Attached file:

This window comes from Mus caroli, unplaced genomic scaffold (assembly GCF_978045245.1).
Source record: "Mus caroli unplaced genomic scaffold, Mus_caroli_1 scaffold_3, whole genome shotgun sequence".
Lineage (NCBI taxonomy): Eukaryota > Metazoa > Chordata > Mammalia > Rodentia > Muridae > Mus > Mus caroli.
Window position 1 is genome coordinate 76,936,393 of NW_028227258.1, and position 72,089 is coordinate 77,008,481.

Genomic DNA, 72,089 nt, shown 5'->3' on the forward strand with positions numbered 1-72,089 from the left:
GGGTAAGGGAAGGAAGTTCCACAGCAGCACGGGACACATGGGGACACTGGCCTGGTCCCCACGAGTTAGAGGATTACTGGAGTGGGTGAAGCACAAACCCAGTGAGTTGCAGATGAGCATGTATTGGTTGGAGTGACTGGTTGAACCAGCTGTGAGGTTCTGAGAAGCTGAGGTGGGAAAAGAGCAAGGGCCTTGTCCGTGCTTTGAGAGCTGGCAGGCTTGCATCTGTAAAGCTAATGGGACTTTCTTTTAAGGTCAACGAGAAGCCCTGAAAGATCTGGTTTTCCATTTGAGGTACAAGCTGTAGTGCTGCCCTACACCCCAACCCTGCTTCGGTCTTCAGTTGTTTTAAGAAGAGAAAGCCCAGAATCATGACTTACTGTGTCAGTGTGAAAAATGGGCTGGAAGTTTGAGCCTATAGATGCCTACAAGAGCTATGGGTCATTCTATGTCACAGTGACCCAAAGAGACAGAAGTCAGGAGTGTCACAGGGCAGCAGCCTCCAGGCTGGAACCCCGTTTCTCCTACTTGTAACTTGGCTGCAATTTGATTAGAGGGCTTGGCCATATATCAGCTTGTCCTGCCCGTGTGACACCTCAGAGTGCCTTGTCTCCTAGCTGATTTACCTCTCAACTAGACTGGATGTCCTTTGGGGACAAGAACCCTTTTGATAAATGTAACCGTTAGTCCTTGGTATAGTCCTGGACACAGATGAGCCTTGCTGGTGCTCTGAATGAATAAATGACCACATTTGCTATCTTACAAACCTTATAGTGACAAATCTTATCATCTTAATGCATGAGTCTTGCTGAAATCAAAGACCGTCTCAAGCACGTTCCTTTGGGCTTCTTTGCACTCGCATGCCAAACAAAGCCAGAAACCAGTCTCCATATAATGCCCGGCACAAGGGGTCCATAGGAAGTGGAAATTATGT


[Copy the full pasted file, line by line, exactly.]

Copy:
This window comes from Mus caroli, unplaced genomic scaffold (assembly GCF_978045245.1).
Source record: "Mus caroli unplaced genomic scaffold, Mus_caroli_1 scaffold_3, whole genome shotgun sequence".
Lineage (NCBI taxonomy): Eukaryota > Metazoa > Chordata > Mammalia > Rodentia > Muridae > Mus > Mus caroli.
Window position 1 is genome coordinate 76,936,393 of NW_028227258.1, and position 72,089 is coordinate 77,008,481.

Genomic DNA, 72,089 nt, shown 5'->3' on the forward strand with positions numbered 1-72,089 from the left:
GGGTAAGGGAAGGAAGTTCCACAGCAGCACGGGACACATGGGGACACTGGCCTGGTCCCCACGAGTTAGAGGATTACTGGAGTGGGTGAAGCACAAACCCAGTGAGTTGCAGATGAGCATGTATTGGTTGGAGTGACTGGTTGAACCAGCTGTGAGGTTCTGAGAAGCTGAGGTGGGAAAAGAGCAAGGGCCTTGTCCGTGCTTTGAGAGCTGGCAGGCTTGCATCTGTAAAGCTAATGGGACTTTCTTTTAAGGTCAACGAGAAGCCCTGAAAGATCTGGTTTTCCATTTGAGGTACAAGCTGTAGTGCTGCCCTACACCCCAACCCTGCTTCGGTCTTCAGTTGTTTTAAGAAGAGAAAGCCCAGAATCATGACTTACTGTGTCAGTGTGAAAAATGGGCTGGAAGTTTGAGCCTATAGATGCCTACAAGAGCTATGGGTCATTCTATGTCACAGTGACCCAAAGAGACAGAAGTCAGGAGTGTCACAGGGCAGCAGCCTCCAGGCTGGAACCCCGTTTCTCCTACTTGTAACTTGGCTGCAATTTGATTAGAGGGCTTGGCCATATATCAGCTTGTCCTGCCCGTGTGACACCTCAGAGTGCCTTGTCTCCTAGCTGATTTACCTCTCAACTAGACTGGATGTCCTTTGGGGACAAGAACCCTTTTGATAAATGTAACCGTTAGTCCTTGGTATAGTCCTGGACACAGATGAGCCTTGCTGGTGCTCTGAATGAATAAATGACCACATTTGCTATCTTACAAACCTTATAGTGACAAATCTTATCATCTTAATGCATGAGTCTTGCTGAAATCAAAGACCGTCTCAAGCACGTTCCTTTGGGCTTCTTTGCACTCGCATGCCAAACAAAGCCAGAAACCAGTCTCCATATAATGCCCGGCACAAGGGGTCCATAGGAAGTGGAAATTATGT